expression of glycosomal and mitochondrial proteins in the two major
life-cycle stages of Trypanosoma brucei.Mol
Biochem Parasitol. 2008 Apr;158(2):189-201. Epub 2007 Dec 23.
semi-quantitative differential three-dimensional liquid
chromatography coupled to mass spectrometry (3D-LC-MS/MS) was used
to compare the glycosomal and mitochondrial proteomes of the
bloodstream- and insect-form of Trypanosoma brucei. The abundance of
glycosomal marker proteins identified in the two life-cycle stages
corresponded well with the relative importance of biochemical
pathways present in the glycosomes of the two stages and the peptide
spectral count ratios of selected enzymes were in good agreement
with published data about their enzymatic specific activities. This
approach proved extremely useful for the generation of large scale
proteomics data for the comparison of different life-cycle stages.
Several proteins involved in oxidative stress protection,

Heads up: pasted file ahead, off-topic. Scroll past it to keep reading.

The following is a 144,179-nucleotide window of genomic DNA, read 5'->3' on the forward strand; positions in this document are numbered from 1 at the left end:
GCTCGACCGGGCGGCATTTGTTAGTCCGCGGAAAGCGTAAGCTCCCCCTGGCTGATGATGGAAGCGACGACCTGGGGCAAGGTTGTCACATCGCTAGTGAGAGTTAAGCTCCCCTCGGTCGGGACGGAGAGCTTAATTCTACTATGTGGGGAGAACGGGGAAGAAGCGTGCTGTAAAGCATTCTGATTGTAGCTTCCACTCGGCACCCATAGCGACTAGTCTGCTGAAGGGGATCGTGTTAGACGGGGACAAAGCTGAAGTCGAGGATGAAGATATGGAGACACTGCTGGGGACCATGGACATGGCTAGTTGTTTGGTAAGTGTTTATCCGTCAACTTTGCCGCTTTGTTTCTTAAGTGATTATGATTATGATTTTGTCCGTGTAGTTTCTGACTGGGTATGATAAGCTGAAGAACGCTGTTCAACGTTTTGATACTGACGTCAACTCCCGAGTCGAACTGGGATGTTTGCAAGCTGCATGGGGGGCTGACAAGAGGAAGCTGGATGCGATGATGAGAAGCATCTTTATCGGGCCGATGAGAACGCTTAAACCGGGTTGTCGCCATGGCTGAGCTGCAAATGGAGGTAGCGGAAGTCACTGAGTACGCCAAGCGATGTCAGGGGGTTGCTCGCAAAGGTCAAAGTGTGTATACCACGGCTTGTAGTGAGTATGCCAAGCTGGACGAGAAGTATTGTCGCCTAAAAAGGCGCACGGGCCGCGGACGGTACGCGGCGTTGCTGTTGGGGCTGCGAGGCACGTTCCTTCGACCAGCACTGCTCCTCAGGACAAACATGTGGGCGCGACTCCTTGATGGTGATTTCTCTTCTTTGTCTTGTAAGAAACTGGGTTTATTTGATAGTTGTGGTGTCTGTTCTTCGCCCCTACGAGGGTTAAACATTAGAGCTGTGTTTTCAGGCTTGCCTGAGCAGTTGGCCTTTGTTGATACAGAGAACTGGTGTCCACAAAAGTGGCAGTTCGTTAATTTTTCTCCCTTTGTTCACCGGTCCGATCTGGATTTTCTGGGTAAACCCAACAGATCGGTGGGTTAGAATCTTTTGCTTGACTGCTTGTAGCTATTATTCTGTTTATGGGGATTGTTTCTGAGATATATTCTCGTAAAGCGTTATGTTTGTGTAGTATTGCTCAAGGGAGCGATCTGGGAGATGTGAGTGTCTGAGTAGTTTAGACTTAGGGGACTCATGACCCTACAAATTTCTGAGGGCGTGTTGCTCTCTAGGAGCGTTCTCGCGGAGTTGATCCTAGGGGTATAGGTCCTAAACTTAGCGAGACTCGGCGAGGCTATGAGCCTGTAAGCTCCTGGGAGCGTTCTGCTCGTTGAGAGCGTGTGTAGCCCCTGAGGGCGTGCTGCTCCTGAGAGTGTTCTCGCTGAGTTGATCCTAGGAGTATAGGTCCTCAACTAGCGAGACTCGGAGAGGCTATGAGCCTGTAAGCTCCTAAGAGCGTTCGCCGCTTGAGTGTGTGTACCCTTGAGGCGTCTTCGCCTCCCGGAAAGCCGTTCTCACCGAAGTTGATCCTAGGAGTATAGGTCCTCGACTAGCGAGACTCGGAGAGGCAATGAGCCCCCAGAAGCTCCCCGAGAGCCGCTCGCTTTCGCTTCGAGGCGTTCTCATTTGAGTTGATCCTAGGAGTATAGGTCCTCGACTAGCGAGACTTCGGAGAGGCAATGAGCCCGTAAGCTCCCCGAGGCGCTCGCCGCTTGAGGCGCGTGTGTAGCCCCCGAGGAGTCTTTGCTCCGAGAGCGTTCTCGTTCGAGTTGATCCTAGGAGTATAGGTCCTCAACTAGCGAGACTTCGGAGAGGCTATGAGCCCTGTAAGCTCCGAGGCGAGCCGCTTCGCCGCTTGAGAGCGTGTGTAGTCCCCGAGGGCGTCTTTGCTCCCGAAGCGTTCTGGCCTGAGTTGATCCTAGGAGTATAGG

sugar-nucleotide synthesis, purine salvage, nucleotide-monophosphate
formation and purine-nucleotide cycle were identified as glycosomal
The direct route:
a simplified pathway for protein import into the mitochondrion of
Cell Biol. 2008 Jan;18(1):12-8.
brucei is a unicellular eukaryote that causes the deadly human
African trypanosomiasis ('sleeping sickness') in humans. The
parasite has a complicated lifestyle, it developmentally changes
aspects of its mitochondrial function as it alternates from forms in
the tsetse fly to forms adapted for life in the human bloodstream.
The single mitochondrion found in each trypanosome has to be
duplicated precisely in each round of the cell cycle in order for
parasites to replicate, and this depends on the import of proteins
from the cytosol. Here we review what is known about the
mitochondrial protein import pathway in T. brucei, how it compares
with the process in humans, and how the distinguishing features seen
in T. brucei and humans promise new understanding of the
mitochondrial protein import process in all eukaryotes.